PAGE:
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CRIME

Spain arrests 11 suspected jihadists in Melilla and Granada

Moroccan and Spanish police have dismantled a jihadist cell suspected of links to the Islamic State group, officials said Tuesday.

Spain arrests 11 suspected jihadists in Melilla and Granada
Morocco and Spain officially revived their security cooperation in April after mending fences following a year-long diplomatic row over the Western Sahara. Screenshot: Spanish National Police/Europol

The operation led to the arrest of 11 people in raids on Tuesday morning: nine in the Spanish enclave of Melilla on Morocco’s northern coast, and another two in the nearby town of Nador, according to a Moroccan police statement.

Spanish security sources said 10 people had been arrested in Melilla and another in the southern Spanish city of Granada.

The Moroccan police said the two suspects held in Nador, aged 34 and 39, were remanded in custody and that mobile phones and a computer had been seized.

The detainees were suspected of “promoting extremist ideology” online “in order to recruit people in terrorist organisations”, the same source said.

Morocco and Spain officially revived their security cooperation in April after mending fences following a year-long diplomatic row over the Western Sahara.

The Moroccan police regularly announce operations against jihadist cells, and reports having arrested more than 3,500 people in relation to “terrorism” since 2002.

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EXTREMISM

Spain to repatriate women and children of IS fighters from Syria

Spain has decided to repatriate several Spanish wives and children of Islamic State fighters from jihadist detention camps in Syria, the government said Monday.

Spain to repatriate women and children of IS fighters from Syria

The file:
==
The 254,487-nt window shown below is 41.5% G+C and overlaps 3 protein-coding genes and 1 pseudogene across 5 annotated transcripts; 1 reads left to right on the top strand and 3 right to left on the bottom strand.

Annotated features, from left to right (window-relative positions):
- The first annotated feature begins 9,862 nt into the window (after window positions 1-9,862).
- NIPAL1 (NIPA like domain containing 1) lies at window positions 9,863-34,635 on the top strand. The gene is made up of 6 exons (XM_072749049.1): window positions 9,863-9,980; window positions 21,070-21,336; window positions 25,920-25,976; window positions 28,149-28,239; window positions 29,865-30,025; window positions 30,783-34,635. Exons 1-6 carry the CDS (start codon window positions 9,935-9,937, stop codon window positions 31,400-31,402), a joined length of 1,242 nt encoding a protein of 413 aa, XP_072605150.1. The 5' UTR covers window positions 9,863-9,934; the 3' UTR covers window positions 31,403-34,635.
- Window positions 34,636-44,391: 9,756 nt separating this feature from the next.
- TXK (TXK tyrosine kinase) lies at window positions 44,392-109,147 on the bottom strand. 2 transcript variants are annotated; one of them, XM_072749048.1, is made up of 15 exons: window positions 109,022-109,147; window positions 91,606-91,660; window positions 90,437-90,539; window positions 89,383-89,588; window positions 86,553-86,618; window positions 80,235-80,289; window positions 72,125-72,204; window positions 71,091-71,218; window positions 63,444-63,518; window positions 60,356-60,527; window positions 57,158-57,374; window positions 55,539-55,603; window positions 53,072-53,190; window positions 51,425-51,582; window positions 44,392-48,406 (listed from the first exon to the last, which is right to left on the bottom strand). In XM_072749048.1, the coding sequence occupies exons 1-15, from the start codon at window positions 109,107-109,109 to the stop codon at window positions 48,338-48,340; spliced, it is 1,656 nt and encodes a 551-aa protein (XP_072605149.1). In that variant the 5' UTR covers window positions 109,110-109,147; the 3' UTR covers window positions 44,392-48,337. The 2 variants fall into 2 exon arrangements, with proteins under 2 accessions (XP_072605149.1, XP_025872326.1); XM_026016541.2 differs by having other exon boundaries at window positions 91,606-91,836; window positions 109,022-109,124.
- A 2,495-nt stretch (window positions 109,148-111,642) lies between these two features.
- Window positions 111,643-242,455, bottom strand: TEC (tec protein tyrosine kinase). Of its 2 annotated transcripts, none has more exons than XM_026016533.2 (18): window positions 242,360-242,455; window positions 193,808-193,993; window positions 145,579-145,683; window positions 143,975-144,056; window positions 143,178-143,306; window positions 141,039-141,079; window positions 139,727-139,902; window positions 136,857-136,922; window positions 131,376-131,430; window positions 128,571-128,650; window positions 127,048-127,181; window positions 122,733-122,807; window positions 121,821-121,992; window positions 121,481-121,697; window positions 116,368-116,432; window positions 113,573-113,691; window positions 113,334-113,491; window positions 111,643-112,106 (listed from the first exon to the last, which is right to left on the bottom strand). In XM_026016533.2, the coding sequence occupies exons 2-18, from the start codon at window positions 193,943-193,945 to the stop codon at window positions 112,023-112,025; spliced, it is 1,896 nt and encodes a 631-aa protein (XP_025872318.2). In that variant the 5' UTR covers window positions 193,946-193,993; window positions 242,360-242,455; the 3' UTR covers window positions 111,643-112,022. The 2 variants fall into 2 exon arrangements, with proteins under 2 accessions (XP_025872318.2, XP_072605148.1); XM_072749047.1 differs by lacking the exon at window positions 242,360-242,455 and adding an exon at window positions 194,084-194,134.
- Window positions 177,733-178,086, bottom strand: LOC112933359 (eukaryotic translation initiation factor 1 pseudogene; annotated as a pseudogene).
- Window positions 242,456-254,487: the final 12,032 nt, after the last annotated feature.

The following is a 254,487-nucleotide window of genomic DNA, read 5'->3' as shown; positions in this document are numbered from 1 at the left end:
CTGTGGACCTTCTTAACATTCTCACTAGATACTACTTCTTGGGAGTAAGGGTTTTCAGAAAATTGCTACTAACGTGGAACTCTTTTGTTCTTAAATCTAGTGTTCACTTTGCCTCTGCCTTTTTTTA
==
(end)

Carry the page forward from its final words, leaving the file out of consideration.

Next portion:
The return of relatives of captured or killed jihadist fighters from Syria and Iraq has been a thorny issue for European countries since the fall of the Islamic State group’s so-called “caliphate” in 2019.

Thousands of extremists in Europe decided to join the group as fighters, often taking their wives and children to live in the “caliphate” declared in territory conquered in Iraq and Syria.

Spain plans to repatriate three women and 13 children before the end of the year, a government source told AFP, confirming a report in top-selling Spanish daily El País.

One of the women is married to an Islamic State fighter and the other two are widows of jihadist fighters.

Previously, Spain has refused to repatriate such family members of jihadist fighters.

The women face charges of cooperating with a terrorist organization for allegedly aiding the Islamic State group. If convicted, they face jail terms of up to five years.

The women have been in the detention camps since 2019. They say they were tricked by their husbands to go to Syria and did not take part in any jihadist activities, according to El País.

Spain has also agreed to repatriate a Moroccan woman who is the widow of a Spanish fighter and the couple’s three children, but they fled from a detention camp near Iraq in 2020 and their whereabouts is unknown.

France, Germany and the Netherlands are among the other European nations which have repatriated relatives of jihadist fighters this year or announced plans to do so.

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